Among people of color younger than 45, fully 81 percent expressed support for the Green New Deal, according to an aggregate of NPR/PBS/Marist College polling from last year provided to The New York Times.

Two out of three of these younger adults of color backed making public colleges and universities tuition-free, and 65 percent supported instituting a tax on wealth over $1 million.

On each of those issues, white people under 45 were also broadly in support, though not in equally high numbers, according to the NPR/PBS/Marist data. But among progressives, support ran considerably higher.

Candidates of color in many states are building winning coalitions around staunchly progressive platforms with messages of racial justice and representation at their center.

The road was paved in many ways in 2018, when Ms. Ocasio-Cortez and Representatives Rashida Tlaib, Ilhan Omar and Ayanna S. Pressley beat out establishment Democrats. Each of them combined a progressive policy vision with a localized approach to campaigning, often rooted in community identity.

This year, in New Mexico, Teresa Leger Fernandez campaigned in support of the Green New Deal and Medicare for all. She beat Valerie Plame, the establishment-backed Democratic candidate, in a primary in a heavily Latino congressional district.

Candace Valenzuela of Texas and Georgette Gómez of California are each Hispanic congressional candidates who have been endorsed by high-profile progressives; both are headed to runoffs after advancing in their respective Democratic primaries.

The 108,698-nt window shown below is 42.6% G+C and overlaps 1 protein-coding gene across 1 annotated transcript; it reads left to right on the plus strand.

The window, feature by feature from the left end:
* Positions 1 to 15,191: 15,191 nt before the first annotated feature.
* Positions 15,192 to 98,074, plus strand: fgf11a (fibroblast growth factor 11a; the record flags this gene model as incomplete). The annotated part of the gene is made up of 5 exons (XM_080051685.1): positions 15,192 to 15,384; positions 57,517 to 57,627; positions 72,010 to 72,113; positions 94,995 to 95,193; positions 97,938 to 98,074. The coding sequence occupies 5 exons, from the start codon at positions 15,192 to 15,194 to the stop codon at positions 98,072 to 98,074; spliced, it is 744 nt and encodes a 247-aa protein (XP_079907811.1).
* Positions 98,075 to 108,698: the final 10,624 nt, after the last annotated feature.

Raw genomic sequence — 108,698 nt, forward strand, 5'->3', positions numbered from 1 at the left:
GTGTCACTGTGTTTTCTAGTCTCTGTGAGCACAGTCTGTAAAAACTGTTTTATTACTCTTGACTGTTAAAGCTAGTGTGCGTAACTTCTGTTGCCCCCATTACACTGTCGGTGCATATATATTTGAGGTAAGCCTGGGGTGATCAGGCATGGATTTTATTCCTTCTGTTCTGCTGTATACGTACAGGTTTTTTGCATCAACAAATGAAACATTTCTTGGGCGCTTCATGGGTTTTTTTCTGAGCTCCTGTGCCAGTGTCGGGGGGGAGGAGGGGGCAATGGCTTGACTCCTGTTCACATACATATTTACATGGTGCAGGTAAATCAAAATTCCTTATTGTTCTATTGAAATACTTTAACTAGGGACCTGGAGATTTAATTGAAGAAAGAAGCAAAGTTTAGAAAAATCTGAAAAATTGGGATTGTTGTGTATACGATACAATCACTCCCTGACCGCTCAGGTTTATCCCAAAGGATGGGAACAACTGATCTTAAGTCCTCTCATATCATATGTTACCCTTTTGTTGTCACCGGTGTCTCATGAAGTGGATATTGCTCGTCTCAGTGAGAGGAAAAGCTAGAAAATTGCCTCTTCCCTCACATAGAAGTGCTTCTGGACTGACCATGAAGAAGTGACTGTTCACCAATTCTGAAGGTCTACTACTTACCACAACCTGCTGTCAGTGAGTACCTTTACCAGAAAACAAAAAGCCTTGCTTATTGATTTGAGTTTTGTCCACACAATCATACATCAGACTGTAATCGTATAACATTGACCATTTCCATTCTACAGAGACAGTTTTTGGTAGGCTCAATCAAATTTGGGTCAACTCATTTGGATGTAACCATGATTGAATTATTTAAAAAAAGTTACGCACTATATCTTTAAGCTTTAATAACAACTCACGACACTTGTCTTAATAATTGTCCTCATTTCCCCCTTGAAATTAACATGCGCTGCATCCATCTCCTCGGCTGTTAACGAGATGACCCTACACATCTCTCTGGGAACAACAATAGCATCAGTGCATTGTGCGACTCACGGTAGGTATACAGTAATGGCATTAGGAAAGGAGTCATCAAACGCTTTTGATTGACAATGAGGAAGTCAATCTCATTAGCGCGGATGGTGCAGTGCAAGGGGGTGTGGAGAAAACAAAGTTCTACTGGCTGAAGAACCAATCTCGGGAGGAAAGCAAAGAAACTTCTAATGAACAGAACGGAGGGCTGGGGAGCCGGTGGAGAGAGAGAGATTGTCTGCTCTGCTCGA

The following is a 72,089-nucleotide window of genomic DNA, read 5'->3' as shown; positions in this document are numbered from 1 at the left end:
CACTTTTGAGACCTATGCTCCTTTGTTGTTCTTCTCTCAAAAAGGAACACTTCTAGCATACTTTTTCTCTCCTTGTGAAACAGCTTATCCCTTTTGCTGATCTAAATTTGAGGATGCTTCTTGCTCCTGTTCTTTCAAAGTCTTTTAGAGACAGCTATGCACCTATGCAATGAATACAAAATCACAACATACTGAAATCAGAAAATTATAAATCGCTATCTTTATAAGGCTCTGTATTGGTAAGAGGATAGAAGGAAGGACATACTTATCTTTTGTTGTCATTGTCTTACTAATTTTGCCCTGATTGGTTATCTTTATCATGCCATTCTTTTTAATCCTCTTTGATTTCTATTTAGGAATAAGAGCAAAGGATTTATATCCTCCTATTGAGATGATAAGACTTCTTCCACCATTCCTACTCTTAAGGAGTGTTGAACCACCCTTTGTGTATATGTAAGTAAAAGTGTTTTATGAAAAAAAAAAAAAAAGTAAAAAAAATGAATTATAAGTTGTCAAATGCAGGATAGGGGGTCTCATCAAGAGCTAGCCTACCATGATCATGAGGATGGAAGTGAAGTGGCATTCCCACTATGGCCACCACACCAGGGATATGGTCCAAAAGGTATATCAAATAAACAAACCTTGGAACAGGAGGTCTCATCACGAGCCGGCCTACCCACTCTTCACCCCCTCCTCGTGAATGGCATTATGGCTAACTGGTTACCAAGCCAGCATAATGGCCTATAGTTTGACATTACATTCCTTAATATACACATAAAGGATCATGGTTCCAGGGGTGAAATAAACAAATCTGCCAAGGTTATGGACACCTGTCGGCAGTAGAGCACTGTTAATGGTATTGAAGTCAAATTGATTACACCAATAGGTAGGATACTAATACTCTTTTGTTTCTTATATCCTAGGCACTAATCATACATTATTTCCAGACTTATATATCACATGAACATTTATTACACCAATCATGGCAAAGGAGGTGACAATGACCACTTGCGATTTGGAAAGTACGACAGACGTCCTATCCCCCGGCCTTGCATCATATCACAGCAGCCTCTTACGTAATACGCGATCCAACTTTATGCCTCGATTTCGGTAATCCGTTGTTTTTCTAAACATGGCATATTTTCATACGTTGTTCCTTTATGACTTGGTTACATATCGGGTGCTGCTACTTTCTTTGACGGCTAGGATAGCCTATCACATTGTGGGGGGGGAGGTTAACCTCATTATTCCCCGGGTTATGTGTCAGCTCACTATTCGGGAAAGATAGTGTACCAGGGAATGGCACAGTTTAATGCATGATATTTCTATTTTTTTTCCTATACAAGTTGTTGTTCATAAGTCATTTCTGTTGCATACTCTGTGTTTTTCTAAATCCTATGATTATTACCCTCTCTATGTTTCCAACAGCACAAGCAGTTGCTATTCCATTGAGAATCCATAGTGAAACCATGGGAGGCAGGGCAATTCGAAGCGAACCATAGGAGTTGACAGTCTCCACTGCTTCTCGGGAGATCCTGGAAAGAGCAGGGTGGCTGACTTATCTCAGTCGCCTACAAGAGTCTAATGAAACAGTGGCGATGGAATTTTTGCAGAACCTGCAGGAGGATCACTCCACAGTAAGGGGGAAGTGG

Even in whiter areas, candidates are finding that Democratic voters are receptive to campaigns that put calls for racial justice at the center.

In Kentucky, analyzing only the 10 counties where the most votes have been counted thus far, Mr. Booker’s support tends to run higher in counties with larger black populations, suggesting that he is indeed drawing crucial support from African-American voters.

If the current numbers hold, he will have won all three of the large counties in which black people make up at least 10 percent of the population, while losing to Ms. McGrath in the more overwhelmingly white areas.

But roughly four in five Kentucky Democrats are white, and Mr. Booker could not be performing strongly without meaningful support from white progressives.

Years before the current wave of protests against systemic racism and police brutality, polling showed that white liberals, influenced by the Black Lives Matter movement, were beginning to express far greater concern about the nation’s legacy of racism.

But something key has changed in the past few weeks: A wider swath of voters now expect candidates to put bold proposals for racial justice at the center of their platforms.

No less than 96 percent of Democrats in a recent Monmouth University poll said they saw racism as a big problem. And in a New York Times/Siena College national poll released this week, 74 percent of Democrats expressed a “very favorable” view of the Black Lives Matter movement. That’s roughly on par with the 77 percent of black people who said so.

In that poll, more than four in five Democrats across races said they supported the protests.

The call by protesters to defund the police is less popular, though the concept is still a relatively new entrant into mainstream political discourse. Just 14 percent of Americans said in a Quinnipiac University poll this month that they supported scrapping their local police department and replacing it with a new one.

But 41 percent — including 62 percent of black people and 70 percent of Democrats across races — said they would like to see some funding cut from the police and rerouted to social services.

Jeffery C. Mays contributed reporting.